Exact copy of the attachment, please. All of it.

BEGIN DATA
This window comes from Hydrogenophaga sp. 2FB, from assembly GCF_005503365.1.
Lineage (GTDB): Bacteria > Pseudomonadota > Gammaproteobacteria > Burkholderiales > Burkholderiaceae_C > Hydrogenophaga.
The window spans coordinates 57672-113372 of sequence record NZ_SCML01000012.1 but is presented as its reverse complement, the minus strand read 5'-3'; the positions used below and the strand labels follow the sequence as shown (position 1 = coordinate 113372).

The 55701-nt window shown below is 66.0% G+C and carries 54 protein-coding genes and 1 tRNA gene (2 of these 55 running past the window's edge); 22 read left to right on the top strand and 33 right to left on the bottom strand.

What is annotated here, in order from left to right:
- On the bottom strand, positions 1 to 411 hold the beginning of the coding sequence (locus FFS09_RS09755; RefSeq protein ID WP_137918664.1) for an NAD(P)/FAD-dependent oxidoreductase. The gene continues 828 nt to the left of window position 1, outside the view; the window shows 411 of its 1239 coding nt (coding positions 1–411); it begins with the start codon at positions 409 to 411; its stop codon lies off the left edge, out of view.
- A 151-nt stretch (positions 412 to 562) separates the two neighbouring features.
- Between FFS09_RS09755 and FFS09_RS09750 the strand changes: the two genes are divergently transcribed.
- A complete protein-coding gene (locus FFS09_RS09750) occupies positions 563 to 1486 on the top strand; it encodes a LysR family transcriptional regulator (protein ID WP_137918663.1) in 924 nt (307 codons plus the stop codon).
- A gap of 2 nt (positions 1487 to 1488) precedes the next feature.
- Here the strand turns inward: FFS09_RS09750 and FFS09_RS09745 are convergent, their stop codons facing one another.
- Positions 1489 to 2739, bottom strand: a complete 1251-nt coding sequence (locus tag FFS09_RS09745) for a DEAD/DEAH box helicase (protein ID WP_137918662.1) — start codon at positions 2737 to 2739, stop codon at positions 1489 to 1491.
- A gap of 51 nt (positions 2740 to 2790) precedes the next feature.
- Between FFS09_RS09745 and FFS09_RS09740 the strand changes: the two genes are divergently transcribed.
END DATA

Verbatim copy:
This window comes from Hydrogenophaga sp. 2FB, from assembly GCF_005503365.1.
Lineage (GTDB): Bacteria > Pseudomonadota > Gammaproteobacteria > Burkholderiales > Burkholderiaceae_C > Hydrogenophaga.
The window spans coordinates 57672-113372 of sequence record NZ_SCML01000012.1 but is presented as its reverse complement, the minus strand read 5'-3'; the positions used below and the strand labels follow the sequence as shown (position 1 = coordinate 113372).

The 55701-nt window shown below is 66.0% G+C and carries 54 protein-coding genes and 1 tRNA gene (2 of these 55 running past the window's edge); 22 read left to right on the top strand and 33 right to left on the bottom strand.

What is annotated here, in order from left to right:
- On the bottom strand, positions 1 to 411 hold the beginning of the coding sequence (locus FFS09_RS09755; RefSeq protein ID WP_137918664.1) for an NAD(P)/FAD-dependent oxidoreductase. The gene continues 828 nt to the left of window position 1, outside the view; the window shows 411 of its 1239 coding nt (coding positions 1–411); it begins with the start codon at positions 409 to 411; its stop codon lies off the left edge, out of view.
- A 151-nt stretch (positions 412 to 562) separates the two neighbouring features.
- Between FFS09_RS09755 and FFS09_RS09750 the strand changes: the two genes are divergently transcribed.
- A complete protein-coding gene (locus FFS09_RS09750) occupies positions 563 to 1486 on the top strand; it encodes a LysR family transcriptional regulator (protein ID WP_137918663.1) in 924 nt (307 codons plus the stop codon).
- A gap of 2 nt (positions 1487 to 1488) precedes the next feature.
- Here the strand turns inward: FFS09_RS09750 and FFS09_RS09745 are convergent, their stop codons facing one another.
- Positions 1489 to 2739, bottom strand: a complete 1251-nt coding sequence (locus tag FFS09_RS09745) for a DEAD/DEAH box helicase (protein ID WP_137918662.1) — start codon at positions 2737 to 2739, stop codon at positions 1489 to 1491.
- A gap of 51 nt (positions 2740 to 2790) precedes the next feature.
- Between FFS09_RS09745 and FFS09_RS09740 the strand changes: the two genes are divergently transcribed.